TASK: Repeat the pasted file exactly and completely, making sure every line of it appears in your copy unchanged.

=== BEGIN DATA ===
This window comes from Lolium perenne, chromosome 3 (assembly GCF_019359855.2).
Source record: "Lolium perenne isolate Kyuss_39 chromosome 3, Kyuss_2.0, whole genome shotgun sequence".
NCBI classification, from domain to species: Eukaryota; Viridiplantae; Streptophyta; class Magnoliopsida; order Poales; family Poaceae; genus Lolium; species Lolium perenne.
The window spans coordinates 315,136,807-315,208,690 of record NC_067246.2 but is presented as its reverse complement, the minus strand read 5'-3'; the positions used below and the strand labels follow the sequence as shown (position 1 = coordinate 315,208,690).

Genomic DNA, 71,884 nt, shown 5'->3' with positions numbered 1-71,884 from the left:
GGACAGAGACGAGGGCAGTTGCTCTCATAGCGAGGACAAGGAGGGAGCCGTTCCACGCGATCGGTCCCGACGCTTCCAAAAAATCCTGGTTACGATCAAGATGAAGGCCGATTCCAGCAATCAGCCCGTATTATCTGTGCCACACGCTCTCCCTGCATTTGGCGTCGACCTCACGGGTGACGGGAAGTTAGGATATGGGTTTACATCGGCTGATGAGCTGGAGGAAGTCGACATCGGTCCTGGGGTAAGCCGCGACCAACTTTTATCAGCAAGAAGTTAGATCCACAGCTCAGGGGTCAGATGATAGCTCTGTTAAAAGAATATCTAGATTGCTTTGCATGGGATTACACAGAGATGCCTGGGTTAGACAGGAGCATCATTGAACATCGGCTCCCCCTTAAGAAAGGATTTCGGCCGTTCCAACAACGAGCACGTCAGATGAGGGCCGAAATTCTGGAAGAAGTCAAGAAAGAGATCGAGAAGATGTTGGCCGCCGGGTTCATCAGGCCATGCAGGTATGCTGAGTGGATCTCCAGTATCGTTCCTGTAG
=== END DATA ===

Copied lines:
This window comes from Lolium perenne, chromosome 3 (assembly GCF_019359855.2).
Source record: "Lolium perenne isolate Kyuss_39 chromosome 3, Kyuss_2.0, whole genome shotgun sequence".
NCBI classification, from domain to species: Eukaryota; Viridiplantae; Streptophyta; class Magnoliopsida; order Poales; family Poaceae; genus Lolium; species Lolium perenne.
The window spans coordinates 315,136,807-315,208,690 of record NC_067246.2 but is presented as its reverse complement, the minus strand read 5'-3'; the positions used below and the strand labels follow the sequence as shown (position 1 = coordinate 315,208,690).

Genomic DNA, 71,884 nt, shown 5'->3' with positions numbered 1-71,884 from the left:
GGACAGAGACGAGGGCAGTTGCTCTCATAGCGAGGACAAGGAGGGAGCCGTTCCACGCGATCGGTCCCGACGCTTCCAAAAAATCCTGGTTACGATCAAGATGAAGGCCGATTCCAGCAATCAGCCCGTATTATCTGTGCCACACGCTCTCCCTGCATTTGGCGTCGACCTCACGGGTGACGGGAAGTTAGGATATGGGTTTACATCGGCTGATGAGCTGGAGGAAGTCGACATCGGTCCTGGGGTAAGCCGCGACCAACTTTTATCAGCAAGAAGTTAGATCCACAGCTCAGGGGTCAGATGATAGCTCTGTTAAAAGAATATCTAGATTGCTTTGCATGGGATTACACAGAGATGCCTGGGTTAGACAGGAGCATCATTGAACATCGGCTCCCCCTTAAGAAAGGATTTCGGCCGTTCCAACAACGAGCACGTCAGATGAGGGCCGAAATTCTGGAAGAAGTCAAGAAAGAGATCGAGAAGATGTTGGCCGCCGGGTTCATCAGGCCATGCAGGTATGCTGAGTGGATCTCCAGTATCGTTCCTGTAG